Public awareness of Barack Obama's choices for cabinet and other high level posts is substantially higher than awareness of the top picks by George W. Bush and Bill Clinton just before they were first inaugurated. About two-thirds of Americans (65%) can name at least one person that Obama has chosen for a high level post in his administration, according to the Pew Research Center's weekly News Interest Index survey. In January 2001, fewer than half (43%) could identify a Bush appointee. In January 1993, even fewer (21%) could name someone joining Clinton's new administration.
While the public is paying close attention to news about Obama's senior appointments, there was far more public interest last week in news about rising unemployment numbers than in reports on Obama's transition. More than four-in-ten (45%) tracked news about the rising unemployment rate very closely, compared with 30% who followed news about Obama's transition very closely.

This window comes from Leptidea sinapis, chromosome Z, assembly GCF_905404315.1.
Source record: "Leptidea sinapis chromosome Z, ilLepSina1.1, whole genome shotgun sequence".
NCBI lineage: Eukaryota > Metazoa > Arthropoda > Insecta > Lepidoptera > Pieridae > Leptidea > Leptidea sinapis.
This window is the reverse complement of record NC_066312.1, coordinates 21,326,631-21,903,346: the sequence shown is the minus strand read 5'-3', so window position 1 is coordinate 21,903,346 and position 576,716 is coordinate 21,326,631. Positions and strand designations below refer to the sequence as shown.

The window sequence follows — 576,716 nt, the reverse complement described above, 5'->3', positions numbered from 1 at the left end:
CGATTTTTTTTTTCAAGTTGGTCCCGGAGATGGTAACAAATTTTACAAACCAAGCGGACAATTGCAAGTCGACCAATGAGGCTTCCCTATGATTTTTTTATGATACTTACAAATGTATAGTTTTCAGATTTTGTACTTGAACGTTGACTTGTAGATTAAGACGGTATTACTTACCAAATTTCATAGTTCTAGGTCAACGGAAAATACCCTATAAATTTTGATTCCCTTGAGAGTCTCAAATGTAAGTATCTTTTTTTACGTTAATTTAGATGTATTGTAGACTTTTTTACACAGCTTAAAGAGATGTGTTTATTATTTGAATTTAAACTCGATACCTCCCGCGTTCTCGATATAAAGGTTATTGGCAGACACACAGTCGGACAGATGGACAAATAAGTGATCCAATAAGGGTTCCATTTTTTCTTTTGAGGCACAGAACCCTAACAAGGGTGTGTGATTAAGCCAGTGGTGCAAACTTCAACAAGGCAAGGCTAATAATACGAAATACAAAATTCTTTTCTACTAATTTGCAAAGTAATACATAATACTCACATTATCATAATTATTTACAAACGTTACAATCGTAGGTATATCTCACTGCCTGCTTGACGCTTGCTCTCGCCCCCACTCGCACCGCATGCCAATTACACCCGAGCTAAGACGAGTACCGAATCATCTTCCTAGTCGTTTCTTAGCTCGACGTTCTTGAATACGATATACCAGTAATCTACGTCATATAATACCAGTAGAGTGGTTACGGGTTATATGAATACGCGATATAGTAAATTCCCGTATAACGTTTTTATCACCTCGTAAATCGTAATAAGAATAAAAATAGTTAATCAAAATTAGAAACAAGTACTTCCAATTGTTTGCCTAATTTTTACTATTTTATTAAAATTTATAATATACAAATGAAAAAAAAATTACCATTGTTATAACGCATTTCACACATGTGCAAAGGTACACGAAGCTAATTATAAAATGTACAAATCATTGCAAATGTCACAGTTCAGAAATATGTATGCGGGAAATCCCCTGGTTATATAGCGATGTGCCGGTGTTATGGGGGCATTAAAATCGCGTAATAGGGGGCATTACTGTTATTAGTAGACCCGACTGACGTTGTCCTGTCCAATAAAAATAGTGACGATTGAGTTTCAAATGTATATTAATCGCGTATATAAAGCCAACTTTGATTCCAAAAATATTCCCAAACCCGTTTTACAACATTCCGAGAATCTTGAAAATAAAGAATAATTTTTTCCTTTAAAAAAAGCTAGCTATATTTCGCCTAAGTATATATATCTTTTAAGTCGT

To be sure, much of the increased awareness of Obama's high-level personnel selections has to do with the president-elect's selection of Hillary Clinton to serve as secretary of state. Fully 56% of respondents offered Clinton's name as one of Obama's top appointments. Yet 35% were able to name a nominee other than Clinton, including 14% who recalled the name of Leon Panetta, Obama's choice to be director of the Central Intelligence Agency, and 12% who could name Bill Richardson, the New Mexico governor who withdrew his nomination to be commerce secretary on Jan. 4 because of an investigation into the awarding of contracts in his state. (Respondents were permitted to offer the name of more than one appointee.)
Read the full report Obama Cabinet Appointees Highly Visible on the Pew Research Center for the People & the Press' Web site.